Regular price: £10.19

Membership details Membership details
  • A 30-day trial plus your first audiobook, free
  • 1 credit/month after trial – choose any book, any price
  • Easy exchanges – swap any book you don’t love
  • Keep your audiobooks, even if you cancel
  • Free, unlimited access to Audio Shows
  • After your trial, Audible is just £7.99/month
OR
In Basket

Summary

It's the 1960s. A hot August night lies heavy over the Carolinas. The corpse - legs sprawled, stomach down on the concrete pavement, arms above the head - brings the patrol car to a halt. The local police pick up a black stranger named Virgil Tibbs, only to discover that their most likely suspect is a homicide detective from California - and the racially tense community's single hope in solving a brutal murder that turns up no witnesses, no motives, and no clues.

©1965 John Ball (P)2015 Brilliance Audio, all rights reserved.

What members say

Average customer ratings

Overall

  • 4.5 out of 5 stars
  • 5 Stars
    4
  • 4 Stars
    2
  • 3 Stars
    0
  • 2 Stars
    0
  • 1 Stars
    0

Performance

  • 5 out of 5 stars
  • 5 Stars
    5
  • 4 Stars
    0
  • 3 Stars
    0
  • 2 Stars
    0
  • 1 Stars
    0

Story

  • 4.5 out of 5 stars
  • 5 Stars
    3
  • 4 Stars
    2
  • 3 Stars
    0
  • 2 Stars
    0
  • 1 Stars
    0
Sort by:
  • Overall
    5 out of 5 stars
  • Performance
    5 out of 5 stars
  • Story
    5 out of 5 stars

Gripping

A classic and incredibly cinematic story. The narrator was very talented. A gripping listen from beginning to end.

Sort by:
  • Overall
    5 out of 5 stars
  • Performance
    5 out of 5 stars
  • Story
    5 out of 5 stars
  • M. Gatewood
  • 27-06-17

Very entertaining

Always loved the movie, but had never read the book, so I decided to finally check it out. I usually don't enjoy audio books that much, but I was pleasantly surprised by this one. The differences between the movie and the novel made for an interesting "read". The narrator had a pleasant voice and did a wonderful job of bringing the book to life.

3 of 3 people found this review helpful

  • Overall
    5 out of 5 stars
  • Performance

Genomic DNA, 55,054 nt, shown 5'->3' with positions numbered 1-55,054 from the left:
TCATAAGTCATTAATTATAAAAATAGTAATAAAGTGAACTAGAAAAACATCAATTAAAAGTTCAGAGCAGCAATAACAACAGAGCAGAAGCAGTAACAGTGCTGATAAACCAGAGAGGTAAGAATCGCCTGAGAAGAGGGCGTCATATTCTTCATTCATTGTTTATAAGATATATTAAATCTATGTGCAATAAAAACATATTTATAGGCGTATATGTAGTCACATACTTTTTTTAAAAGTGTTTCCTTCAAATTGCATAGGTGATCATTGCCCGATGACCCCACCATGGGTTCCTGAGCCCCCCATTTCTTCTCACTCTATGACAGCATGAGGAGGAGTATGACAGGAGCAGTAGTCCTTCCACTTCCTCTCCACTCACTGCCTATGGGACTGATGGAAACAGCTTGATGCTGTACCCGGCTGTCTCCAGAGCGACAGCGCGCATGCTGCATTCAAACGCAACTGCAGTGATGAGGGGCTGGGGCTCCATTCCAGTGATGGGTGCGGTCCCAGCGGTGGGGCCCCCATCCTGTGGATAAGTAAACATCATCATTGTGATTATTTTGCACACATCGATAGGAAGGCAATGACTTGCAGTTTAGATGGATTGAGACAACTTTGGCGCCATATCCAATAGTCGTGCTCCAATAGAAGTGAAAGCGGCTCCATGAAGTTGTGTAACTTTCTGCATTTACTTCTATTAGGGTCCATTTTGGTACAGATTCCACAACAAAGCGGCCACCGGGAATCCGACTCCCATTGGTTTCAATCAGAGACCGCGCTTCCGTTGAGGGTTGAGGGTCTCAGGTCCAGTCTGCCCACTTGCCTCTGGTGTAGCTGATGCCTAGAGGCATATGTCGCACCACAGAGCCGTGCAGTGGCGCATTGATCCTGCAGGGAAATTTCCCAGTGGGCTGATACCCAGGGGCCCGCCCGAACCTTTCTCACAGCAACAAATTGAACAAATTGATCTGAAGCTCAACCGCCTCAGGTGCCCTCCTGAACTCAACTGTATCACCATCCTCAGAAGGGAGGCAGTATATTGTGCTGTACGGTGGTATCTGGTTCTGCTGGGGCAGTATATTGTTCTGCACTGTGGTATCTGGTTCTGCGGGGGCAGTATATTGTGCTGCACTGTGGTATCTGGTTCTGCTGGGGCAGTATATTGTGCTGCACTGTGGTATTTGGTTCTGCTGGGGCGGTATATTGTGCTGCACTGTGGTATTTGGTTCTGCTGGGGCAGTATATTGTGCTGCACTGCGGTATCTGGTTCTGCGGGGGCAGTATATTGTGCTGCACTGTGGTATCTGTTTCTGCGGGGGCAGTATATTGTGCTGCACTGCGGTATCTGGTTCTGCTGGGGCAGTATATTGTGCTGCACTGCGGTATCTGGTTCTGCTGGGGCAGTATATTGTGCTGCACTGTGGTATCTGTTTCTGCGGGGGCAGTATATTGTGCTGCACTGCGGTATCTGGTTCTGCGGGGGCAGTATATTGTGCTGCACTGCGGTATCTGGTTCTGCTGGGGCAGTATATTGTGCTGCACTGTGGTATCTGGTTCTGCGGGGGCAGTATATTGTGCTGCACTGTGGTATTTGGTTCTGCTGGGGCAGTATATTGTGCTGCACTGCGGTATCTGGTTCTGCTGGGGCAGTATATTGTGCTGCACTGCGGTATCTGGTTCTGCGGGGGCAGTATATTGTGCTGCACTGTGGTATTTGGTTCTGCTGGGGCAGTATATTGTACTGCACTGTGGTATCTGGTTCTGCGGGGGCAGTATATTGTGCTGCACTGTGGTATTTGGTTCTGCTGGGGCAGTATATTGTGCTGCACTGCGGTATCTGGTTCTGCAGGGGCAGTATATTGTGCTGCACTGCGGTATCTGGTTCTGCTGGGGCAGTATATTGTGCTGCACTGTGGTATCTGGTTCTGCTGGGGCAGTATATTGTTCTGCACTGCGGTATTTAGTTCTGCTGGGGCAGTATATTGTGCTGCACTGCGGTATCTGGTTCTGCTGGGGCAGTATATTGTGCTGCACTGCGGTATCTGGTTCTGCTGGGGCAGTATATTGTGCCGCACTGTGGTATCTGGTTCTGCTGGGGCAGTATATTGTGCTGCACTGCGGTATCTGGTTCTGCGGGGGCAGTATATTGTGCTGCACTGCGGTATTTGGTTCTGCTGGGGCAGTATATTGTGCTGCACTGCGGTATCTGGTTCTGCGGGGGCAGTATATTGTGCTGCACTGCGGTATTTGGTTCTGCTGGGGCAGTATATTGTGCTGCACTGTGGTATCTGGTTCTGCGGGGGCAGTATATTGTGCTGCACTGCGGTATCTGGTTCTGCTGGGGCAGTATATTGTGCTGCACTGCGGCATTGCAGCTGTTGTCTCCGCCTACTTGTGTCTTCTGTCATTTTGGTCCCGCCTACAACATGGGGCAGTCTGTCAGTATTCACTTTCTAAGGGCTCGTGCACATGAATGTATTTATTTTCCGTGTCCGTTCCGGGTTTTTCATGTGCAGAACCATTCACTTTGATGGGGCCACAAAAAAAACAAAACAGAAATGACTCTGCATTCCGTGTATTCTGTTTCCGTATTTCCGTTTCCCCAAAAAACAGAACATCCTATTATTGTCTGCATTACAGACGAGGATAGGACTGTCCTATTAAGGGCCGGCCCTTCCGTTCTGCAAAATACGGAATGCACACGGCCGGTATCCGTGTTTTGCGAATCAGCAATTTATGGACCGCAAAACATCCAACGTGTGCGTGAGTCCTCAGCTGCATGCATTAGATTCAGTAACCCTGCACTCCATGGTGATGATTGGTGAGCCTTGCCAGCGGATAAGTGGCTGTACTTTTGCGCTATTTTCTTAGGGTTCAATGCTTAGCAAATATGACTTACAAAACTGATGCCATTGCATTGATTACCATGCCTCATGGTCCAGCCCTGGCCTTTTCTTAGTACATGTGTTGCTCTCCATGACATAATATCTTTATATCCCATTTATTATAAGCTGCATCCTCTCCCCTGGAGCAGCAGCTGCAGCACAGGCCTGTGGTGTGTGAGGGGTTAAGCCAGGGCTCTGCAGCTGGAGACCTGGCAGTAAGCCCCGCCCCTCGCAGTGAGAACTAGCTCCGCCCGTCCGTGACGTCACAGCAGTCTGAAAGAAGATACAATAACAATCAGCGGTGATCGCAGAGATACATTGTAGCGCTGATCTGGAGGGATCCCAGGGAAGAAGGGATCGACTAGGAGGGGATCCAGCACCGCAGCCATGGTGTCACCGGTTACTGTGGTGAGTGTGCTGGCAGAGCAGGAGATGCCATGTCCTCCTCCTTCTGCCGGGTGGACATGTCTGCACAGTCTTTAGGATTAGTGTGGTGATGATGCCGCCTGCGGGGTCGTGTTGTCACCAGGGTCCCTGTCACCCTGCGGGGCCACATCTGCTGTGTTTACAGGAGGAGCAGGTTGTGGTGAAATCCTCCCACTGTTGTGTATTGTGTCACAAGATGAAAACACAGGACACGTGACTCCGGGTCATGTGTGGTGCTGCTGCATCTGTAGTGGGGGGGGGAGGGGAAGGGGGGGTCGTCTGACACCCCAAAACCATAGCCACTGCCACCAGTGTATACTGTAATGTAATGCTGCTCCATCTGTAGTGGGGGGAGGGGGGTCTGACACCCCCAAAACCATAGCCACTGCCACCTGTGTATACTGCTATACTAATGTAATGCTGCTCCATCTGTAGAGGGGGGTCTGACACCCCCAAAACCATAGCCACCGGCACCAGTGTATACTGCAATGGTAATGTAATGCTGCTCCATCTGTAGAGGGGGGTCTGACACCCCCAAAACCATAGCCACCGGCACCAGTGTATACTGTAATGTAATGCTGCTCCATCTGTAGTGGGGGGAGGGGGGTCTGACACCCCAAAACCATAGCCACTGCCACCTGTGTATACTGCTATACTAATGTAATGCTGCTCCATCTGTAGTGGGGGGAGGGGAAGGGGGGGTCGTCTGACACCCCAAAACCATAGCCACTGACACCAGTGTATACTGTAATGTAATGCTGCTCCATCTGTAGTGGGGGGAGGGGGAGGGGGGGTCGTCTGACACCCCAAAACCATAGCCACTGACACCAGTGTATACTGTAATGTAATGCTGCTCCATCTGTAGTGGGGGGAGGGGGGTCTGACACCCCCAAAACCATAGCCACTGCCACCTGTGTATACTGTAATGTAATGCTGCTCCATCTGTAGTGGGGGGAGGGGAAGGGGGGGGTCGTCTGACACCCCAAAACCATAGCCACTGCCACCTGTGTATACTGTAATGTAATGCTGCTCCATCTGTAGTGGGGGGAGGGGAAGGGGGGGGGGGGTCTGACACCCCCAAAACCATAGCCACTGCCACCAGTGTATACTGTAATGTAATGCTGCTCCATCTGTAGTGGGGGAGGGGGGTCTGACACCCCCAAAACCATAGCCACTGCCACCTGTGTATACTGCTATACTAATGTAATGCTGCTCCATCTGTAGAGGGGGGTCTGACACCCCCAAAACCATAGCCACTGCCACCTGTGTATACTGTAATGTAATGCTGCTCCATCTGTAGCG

5 out of 5 stars
  • Story
    5 out of 5 stars
  • Christopher S. Doyle
  • 08-02-18

Classic!

Incentive and original story. Great plot, characters and atmosphere. Timely at the time it was made and timeless story. Virgil Tibbs is one of the great detective characters of all time.

1 of 1 people found this review helpful

  • Overall
    5 out of 5 stars
  • Performance
    3 out of 5 stars
  • Story
    5 out of 5 stars
  • dogcow
  • 14-03-18

Great book, fans of the film might be disappointed

Like most Americans I knew of the classic Sidney Poitier/Rod Steiger film (and the subsequent Carol O'Conner TV version) of the same name. I only became aware of the book many years later having caught the movie again on TV I noticed in the credits it was based on a novel. I decided to seek out an audio version of the novel and was quite glad I did. The thing that most surprised me was the stark difference between the film and novel versions of the story. While the basic premise remains the same, and the film even takes many scenes and lines of dialogue (including the famous "MISTER Tibbs") verbatim from the novel, there is a dramatic difference in tone. In the film takes a back seat to rather heavy handed social commentary. The novel however is actually a cracking good detective story told in the grand tradition of Poe, Doyle and Christie's famous literary detectives. Ball is one of the "Baker Street Irregulars", a famous group of Sherlock Holmes fanatics and it shows here, Tibbs evokes intentional echoes of Holmes.